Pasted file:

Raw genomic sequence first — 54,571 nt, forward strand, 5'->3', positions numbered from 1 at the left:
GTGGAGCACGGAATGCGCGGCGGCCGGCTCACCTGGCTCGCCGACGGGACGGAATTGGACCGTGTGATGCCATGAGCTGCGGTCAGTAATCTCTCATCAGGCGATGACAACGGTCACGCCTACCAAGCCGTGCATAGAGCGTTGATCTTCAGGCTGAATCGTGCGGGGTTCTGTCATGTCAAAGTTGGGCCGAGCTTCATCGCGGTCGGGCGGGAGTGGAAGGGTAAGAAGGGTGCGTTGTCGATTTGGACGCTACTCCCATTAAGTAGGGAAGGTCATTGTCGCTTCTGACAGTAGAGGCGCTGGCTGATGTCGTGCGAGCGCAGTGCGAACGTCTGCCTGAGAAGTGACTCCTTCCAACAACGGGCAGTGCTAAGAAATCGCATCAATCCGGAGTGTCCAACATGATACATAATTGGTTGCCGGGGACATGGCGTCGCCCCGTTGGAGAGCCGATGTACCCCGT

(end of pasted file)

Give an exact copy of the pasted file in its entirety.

Raw genomic sequence first — 54,571 nt, forward strand, 5'->3', positions numbered from 1 at the left:
GTGGAGCACGGAATGCGCGGCGGCCGGCTCACCTGGCTCGCCGACGGGACGGAATTGGACCGTGTGATGCCATGAGCTGCGGTCAGTAATCTCTCATCAGGCGATGACAACGGTCACGCCTACCAAGCCGTGCATAGAGCGTTGATCTTCAGGCTGAATCGTGCGGGGTTCTGTCATGTCAAAGTTGGGCCGAGCTTCATCGCGGTCGGGCGGGAGTGGAAGGGTAAGAAGGGTGCGTTGTCGATTTGGACGCTACTCCCATTAAGTAGGGAAGGTCATTGTCGCTTCTGACAGTAGAGGCGCTGGCTGATGTCGTGCGAGCGCAGTGCGAACGTCTGCCTGAGAAGTGACTCCTTCCAACAACGGGCAGTGCTAAGAAATCGCATCAATCCGGAGTGTCCAACATGATACATAATTGGTTGCCGGGGACATGGCGTCGCCCCGTTGGAGAGCCGATGTACCCCGT